Skip to content

Matthew 1:1-17, con’t

May 16, 2011

The much bigger problem in Matthew 1:1-17, besides its discrepancies with the Gospel of Luke, is the lack of three generations in the list. Compare any Davidic genealogy in the Hebrew Bible (Christian Old Testament), such as 1 Chronicles 3:10-16. You can easily see that there are three other generations in the line between Joram (Jehoram) and Uzziah (Azariah): Ahaziah, Joash, and Amaziah.

My first thought is to say that this is blatant dishonesty. The passage says there are fourteen generations from David to Josiah; there were actually (according to the Hebrew Bible) seventeen. Let’s consider some of the attempts to justify these omissions. says, “But such omission was not unusual in Jewish genealogies; minor figures were often deleted — The main purpose was to establish essential connections  not minor details”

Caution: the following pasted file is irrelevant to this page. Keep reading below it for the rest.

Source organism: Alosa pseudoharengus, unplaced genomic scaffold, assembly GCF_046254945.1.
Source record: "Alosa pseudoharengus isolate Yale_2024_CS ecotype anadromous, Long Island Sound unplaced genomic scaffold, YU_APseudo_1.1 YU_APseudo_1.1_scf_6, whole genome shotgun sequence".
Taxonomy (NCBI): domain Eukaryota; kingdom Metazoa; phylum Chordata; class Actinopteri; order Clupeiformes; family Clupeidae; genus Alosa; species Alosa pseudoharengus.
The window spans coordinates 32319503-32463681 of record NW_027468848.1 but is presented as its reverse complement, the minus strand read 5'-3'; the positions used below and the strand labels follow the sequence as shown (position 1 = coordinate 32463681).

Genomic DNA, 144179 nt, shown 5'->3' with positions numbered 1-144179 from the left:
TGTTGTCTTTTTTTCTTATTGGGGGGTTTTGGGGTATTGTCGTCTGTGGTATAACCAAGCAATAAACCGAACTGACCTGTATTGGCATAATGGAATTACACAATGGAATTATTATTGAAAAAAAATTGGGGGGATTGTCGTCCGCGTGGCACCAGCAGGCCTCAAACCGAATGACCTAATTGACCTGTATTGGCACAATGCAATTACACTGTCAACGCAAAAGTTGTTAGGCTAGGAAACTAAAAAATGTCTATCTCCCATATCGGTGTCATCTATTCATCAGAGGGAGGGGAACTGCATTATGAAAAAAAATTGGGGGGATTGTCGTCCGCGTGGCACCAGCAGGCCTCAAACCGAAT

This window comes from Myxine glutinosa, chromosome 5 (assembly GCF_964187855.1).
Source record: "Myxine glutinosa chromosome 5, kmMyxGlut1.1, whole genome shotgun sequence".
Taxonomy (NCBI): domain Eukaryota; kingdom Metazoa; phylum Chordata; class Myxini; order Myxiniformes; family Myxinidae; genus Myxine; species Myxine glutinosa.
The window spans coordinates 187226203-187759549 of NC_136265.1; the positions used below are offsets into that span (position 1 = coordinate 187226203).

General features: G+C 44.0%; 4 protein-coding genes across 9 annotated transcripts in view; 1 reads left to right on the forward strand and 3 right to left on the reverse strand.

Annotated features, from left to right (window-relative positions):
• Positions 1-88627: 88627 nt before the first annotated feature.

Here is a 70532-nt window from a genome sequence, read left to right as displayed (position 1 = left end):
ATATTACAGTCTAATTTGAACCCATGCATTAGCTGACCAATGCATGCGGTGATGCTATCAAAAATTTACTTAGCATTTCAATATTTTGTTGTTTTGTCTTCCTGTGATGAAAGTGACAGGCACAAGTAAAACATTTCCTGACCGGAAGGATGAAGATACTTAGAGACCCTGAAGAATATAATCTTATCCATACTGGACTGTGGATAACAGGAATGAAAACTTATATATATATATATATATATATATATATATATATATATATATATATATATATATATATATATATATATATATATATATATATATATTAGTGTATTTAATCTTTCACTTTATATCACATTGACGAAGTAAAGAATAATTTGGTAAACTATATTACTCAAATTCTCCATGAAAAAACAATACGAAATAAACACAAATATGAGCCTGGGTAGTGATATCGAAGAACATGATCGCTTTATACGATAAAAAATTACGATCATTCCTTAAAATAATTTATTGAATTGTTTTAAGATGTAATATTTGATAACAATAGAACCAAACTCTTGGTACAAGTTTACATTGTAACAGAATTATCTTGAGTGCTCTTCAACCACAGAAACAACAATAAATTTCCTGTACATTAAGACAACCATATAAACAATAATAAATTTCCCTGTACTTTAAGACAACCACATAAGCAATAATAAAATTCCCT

Okay, but the passage just gave us a total of fourteen, so why would there be an ellipsis? The passage says nothing about time, for generation to mean a period of time. (The “thus/so” of verse 17 would also rule that out.) More theories can be found here and here. Besides the attempt at explanation that I mentioned before, the latter link says maybe they’re just errors, not contradictions. I have no idea what that might mean.

I haven’t read all of the former link’s arguments. I was already familiar with the theory that Ahaziah, Joash, and Amaziah were omitted because of the Ahab/Athaliah heritage on their mothers’ sides. That assumes, of course, that the Hebrews ever went by maternal genealogy. I honestly have no idea whether they did or not, but I’m not familiar with an instance they did. That still wouldn’t, of course, account for the disagreement in the number of generations.

No comments yet

Leave a Reply

Fill in your details below or click an icon to log in: Logo

You are commenting using your account. Log Out /  Change )

Google photo

You are commenting using your Google account. Log Out /  Change )

Twitter picture

You are commenting using your Twitter account. Log Out /  Change )

Facebook photo

You are commenting using your Facebook account. Log Out /  Change )

Connecting to %s

%d bloggers like this: